BMI is not the most useful way to determine weight status. Muscle weighs more than fat, so that alone skews the numbers. With a present BMI of 29, I fall into the “overweight” category.

The BMI formula takes into account your height and weight. Per last year’s bone density study, I am still 5’ 2” in height. The office has my height listed as 5’ 1” tall. That one inch is probably what threw me into the obese category. Shorter = fatter.

What would be truly meaningful is if the whole picture of the patient was taken and not just a couple of numbers. My primary, documented diagnosis is Rheumatoid Arthritis. And part of the treatment for it is the use of corticosteroids, which tends to affect weight.

Of course, that is not the only reason I am carrying around some extra baggage, but still, it seems unfair, or at least not well thought out, to devise a system that singles out one statistic and ends up penalizing a patient for their very illness.

Perhaps this quirk in the system can be revised or overwritten. At this point all it’s done in my case is cause confusion and aggravation, plus adding to the workload of all involved.

My doctor is now working his magic to retroactively code the November lab order appropriately so that the insurance will cover it. For this latest appointment, I crossed the chasm in good faith that he had indeed revised the coding for February’s labs. I suppose I will find out in a few weeks whether or not the bridge materialized.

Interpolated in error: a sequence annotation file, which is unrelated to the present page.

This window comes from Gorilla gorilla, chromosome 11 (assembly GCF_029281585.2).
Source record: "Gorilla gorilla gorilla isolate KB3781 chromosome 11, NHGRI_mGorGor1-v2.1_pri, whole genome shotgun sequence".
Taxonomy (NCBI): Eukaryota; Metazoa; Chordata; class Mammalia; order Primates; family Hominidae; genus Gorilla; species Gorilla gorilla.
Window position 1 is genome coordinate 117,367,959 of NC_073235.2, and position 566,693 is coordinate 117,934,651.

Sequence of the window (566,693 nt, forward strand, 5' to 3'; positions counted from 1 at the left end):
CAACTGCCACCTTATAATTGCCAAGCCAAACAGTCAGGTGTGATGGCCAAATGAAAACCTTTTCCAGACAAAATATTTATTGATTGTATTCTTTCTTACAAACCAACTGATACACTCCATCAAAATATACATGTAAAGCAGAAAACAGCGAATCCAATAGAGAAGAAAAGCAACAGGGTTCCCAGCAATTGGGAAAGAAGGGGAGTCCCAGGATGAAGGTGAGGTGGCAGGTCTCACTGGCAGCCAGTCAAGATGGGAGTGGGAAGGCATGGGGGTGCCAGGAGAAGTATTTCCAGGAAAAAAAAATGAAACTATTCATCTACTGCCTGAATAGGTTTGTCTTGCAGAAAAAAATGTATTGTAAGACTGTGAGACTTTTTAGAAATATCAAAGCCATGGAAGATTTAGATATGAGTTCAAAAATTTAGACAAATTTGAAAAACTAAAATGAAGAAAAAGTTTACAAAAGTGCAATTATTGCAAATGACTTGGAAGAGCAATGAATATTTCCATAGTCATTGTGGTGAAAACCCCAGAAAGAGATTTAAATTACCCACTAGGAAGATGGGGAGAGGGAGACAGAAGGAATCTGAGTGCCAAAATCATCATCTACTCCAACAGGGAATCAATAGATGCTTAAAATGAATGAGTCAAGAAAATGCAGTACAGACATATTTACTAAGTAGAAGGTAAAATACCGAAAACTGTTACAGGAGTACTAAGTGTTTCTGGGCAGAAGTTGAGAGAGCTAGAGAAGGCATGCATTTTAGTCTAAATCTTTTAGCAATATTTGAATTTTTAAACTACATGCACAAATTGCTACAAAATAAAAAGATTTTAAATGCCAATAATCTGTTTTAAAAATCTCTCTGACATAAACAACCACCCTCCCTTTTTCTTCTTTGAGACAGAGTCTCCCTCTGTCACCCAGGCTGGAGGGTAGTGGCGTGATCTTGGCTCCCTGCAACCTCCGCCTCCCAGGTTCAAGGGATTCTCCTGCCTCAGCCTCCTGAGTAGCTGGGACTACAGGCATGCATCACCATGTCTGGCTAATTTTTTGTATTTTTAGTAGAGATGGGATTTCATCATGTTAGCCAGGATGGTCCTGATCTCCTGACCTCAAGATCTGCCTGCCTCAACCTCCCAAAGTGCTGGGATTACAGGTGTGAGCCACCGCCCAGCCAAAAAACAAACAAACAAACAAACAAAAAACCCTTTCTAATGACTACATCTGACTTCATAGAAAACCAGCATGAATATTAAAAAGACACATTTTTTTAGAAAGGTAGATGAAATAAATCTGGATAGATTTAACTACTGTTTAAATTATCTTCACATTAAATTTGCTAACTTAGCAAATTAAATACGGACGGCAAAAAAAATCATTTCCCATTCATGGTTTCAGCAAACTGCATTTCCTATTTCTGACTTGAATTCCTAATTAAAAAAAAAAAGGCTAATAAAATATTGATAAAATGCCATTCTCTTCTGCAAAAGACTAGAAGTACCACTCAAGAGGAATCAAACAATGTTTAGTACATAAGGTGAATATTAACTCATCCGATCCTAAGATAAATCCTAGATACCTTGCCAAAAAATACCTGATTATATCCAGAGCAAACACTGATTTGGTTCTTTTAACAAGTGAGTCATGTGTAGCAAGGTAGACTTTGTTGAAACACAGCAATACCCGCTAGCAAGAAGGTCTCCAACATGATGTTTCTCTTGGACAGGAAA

Shoes, etc.

I did ten miles on my stationary bike today. I decided, while I was pedaling, that I would keep track of mileage as well as time. That way I could take an imaginary trip around the world while I engage in this endeavor. Though I do hope I don’t have to go all the way around the world to lose the extra pounds I have on board.

To document my origination point, I weighed myself this morning. It kind of hurt, but I’m a big girl (!) I can take it. Once the numbers stopped fluctuating on the scale readout, it settled at 149. According to my BMI, I should weigh no more than 136 for my height of 5’ 2”. But, I felt fine and looked fine, so I was told, when I was at 138. So that is where I’m headed.

And since ten miles is the distance I used to travel taking my youngest to school and that was south of me, I guess my “circumnavigation” will commence in that direction. Hopefully, I’ll hit my target weight before I “reach” the South Pole.

If I were truly headed down there, my gear would be a top concern. But since I will only be biking and walking in South Florida weather, I don’t need a parka, et al, just good shoes. After spending almost 30 years on my feet during my nursing career, I am especially conscious of good, supportive footwear.

SAS were my shoes of choice; they cushioned my feet and were worth every penny. I had my last pair for over five years, but then I began working out in earnest and wore them out within eighteen months. I meant to replace them, but then I found these.

Bought them at Macy's. They are Clarks shoes.

Bought them at Macy’s. They are Clarks shoes.

Love these shoes! They feel like I'm walking on air. Hope they hold up to the workouts I'll be putting them through. Hope I hold up!